Buff & Buff Manufacturing
Boston, MA and Green St., Jamaica Plain, MA
(Buff and Berger 1871 - 1898)
(C L Berger & Sons Manufacturing Co. 1898-1962-)
“George L. Buff (born 24 March 1837 in Germany; died 2 July 1923) formed this company after the breakup of Buff & Berger. Three sons worked in the company: Louis F. (born 1876; died 1941), Carl W. (born 1879; died 1941), and Henry A. (born 1884). The ‘Mfg. Co.’ may not have been used in their early years. It is not clear when they moved to Jamaica Plain, but it was apparently well after 1900.” (Nelson 1999, 129).
Buff & Buff Manufacturing Co. in Boston was an important member of
a group of New England manufacturers of surveying transits and equipment
that had its roots in the classic period of American machinist tools. The sophisticated products of America's newly discovered ability to build
complex machines such as surveyors' transits using the machinery invented
and constructed in the Industrial Revolution (rather than hand work and
hand tools) resulted in products such as the Buff & Buff transit on
display in the Davistown Museum in the Industrial Revolution (IR) collection, see
photo to the left.) No modern computerized circa 2000 surveyors'
transit equals the Buff & Buff specimen in beauty and quality of construction
and materials, advances in efficiency and measuring capabilities not withstanding.
Also in the collection of The Davistown Museum is a six color lithograph
of the museum's transit. This lithograph, one of perhaps thirty,
was recovered from the Green St. factory by Liberty Tool Co. approximately
16 years after the article below by Smith was written. By that time
(c. 1984) the Buff & Buff facility had closed and disposed of most
of its equipment. The transit in the museum collection was purchased
from a Marblehead, MA, estate in 1999. At the time of the Liberty
Tool Co. salvage operation, all that remained in the Green St. factory
were hundreds of transit and telescope level bubbles and parts, grinding
stones, and miscellaneous equipment. The lithographs were hidden away
on a high shelf in one of the dusty abandoned offices.
Notes on a visit to the Buff & Buff surveying instrument factory, Jamaica Plain, Massachusetts, Monday, 3 June 1968
The combination of Buff & Berger was dissolved on 18 October 1898, whereupon Berger organized C. L. Berger & Sons, and Buff immediately began his own company, Buff & Buff (which included three sons), and built a new factory in Jamaica Plain. After an especially distinguished history, the company finally went out of business in 1982.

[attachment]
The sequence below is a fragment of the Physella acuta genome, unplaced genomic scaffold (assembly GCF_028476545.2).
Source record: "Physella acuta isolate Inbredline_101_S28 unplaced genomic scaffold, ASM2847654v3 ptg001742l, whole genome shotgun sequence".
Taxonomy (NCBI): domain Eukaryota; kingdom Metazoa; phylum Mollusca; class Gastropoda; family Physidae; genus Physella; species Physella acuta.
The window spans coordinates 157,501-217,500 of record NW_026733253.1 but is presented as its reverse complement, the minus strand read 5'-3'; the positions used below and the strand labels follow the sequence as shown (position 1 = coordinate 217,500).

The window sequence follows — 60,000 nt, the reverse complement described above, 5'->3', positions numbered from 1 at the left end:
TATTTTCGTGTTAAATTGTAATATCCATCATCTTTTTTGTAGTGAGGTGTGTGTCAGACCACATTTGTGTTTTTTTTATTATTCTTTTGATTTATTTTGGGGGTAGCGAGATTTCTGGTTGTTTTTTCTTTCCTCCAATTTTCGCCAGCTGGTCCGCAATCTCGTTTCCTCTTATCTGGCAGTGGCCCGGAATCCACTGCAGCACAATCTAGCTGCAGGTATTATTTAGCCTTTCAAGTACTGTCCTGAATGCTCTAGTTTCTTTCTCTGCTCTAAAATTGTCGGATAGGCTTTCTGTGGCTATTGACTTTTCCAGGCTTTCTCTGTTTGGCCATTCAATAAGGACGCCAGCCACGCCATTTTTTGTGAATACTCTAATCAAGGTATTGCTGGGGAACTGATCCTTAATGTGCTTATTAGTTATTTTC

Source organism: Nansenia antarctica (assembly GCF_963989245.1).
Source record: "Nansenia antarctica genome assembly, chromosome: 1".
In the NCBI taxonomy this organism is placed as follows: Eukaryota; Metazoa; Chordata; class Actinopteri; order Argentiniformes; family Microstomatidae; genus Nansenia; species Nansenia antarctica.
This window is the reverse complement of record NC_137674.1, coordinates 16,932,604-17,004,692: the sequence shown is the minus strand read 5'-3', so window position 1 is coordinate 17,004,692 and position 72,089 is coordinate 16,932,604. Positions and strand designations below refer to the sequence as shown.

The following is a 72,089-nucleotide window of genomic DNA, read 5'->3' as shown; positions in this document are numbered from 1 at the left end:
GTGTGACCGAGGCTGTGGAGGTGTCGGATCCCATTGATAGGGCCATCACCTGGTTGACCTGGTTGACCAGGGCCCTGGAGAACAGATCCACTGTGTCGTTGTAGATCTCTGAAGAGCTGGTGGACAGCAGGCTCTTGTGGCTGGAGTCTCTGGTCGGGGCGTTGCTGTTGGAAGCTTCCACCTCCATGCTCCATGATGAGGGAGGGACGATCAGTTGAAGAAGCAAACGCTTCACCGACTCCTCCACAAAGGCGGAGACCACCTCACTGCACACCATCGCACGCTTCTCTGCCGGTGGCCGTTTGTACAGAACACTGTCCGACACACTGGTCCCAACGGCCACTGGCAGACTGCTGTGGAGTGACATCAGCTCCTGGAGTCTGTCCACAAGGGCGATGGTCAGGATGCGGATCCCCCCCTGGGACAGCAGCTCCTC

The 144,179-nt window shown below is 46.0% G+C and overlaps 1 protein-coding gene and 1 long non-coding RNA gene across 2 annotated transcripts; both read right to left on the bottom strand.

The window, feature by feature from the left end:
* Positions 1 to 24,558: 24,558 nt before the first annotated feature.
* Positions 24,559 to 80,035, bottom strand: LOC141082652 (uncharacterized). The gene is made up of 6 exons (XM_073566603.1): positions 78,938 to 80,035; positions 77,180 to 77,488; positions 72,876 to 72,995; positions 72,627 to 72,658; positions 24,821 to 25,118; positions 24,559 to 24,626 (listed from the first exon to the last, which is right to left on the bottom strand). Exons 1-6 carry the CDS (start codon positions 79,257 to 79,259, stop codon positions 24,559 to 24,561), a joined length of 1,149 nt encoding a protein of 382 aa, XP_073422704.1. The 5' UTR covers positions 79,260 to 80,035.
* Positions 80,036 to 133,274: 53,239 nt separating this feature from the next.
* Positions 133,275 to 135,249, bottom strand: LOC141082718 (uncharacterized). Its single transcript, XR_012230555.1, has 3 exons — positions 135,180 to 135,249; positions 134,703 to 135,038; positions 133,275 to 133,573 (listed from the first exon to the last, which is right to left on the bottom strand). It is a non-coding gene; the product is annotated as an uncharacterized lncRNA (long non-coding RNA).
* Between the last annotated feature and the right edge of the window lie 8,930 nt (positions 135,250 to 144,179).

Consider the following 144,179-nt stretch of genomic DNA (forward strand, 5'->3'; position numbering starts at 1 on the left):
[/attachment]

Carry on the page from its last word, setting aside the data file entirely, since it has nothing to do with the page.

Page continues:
Buff & Buff is a large, long building set back in a courtyard with a steep flight of steps up to a tiny vestibule where there is a Dutch door with a cluttered double office beyond. Beyond the office is a small storage room with low doorways, shelves, cubby-holes, trays, and drawers of instrument parts. Other dark alcoves jut off this room and under the stairs, and other cabinets and parts storage can be seen within.
On a corner shelf in a rickety box is an instrument for testing level bubbles. Transits and surveying instrument telescopes, all dusty, are stowed around. Off this room is another very small room, barely large enough for one man to work. A shelf is built along one wall on which stands an ancient looking instrument with two electrified brass light cylinders on each side and a pivoted magnifying tube in the center rear and a circular clamp in the center. There is a device at the right for holding horizontal over the central clamp a pair of large tweezers, the ends of which are coated with tallow.
Around the shelf and on other shelves packed into the corners of the room are old chewing and pipe tobacco cardboard boxes of the sort that haven't been seen for forty years. The boxes hold eye piece rings to be worked on at the instrument mentioned above. In a covered wooden box below the shelf are racks of wood 2 inches wide by 12 inches long, with a short wooden peg in the center of each short end to allow the racks to be twisted between the fingers of two hands. On these, neatly stacked, with wood strips dividing them like a lumber pile, are spider webs used for the cross hairs applied to the eye piece rings.
Spiders collected once a year from "country" areas around the Charles River or under bridges are put in boxes (one to a box) and taken back to Buff & Buff, where the spiders are allowed to calm down overnight. The next morning the spiders are put on the racks which are then twisted as the spider tends to drop to the floor and thus the webs are wound up on the rack. Good spiders will provide three or four reels each. The web thickness varies from reel to reel, but is fairly uniform on any one reel.
The eye piece rings are carefully scored to show where the cross hairs made from the webs are to be placed. One is carefully aligned on the central circular clamp and the tallow on the tweezers ends is softened. The tweezers are then touched to opposite sides of the rack, which lifts off a length of cobweb. The tweezers are then secured in the right hand clamp and lowered into the correct position so that the web exactly aligns with a set of score marks on the eye piece rings. A few drops of lacquer applied with a toothpick to the ends bonds the web to the metallic part. The web is stronger and more elastic than steel wire of the same diameter.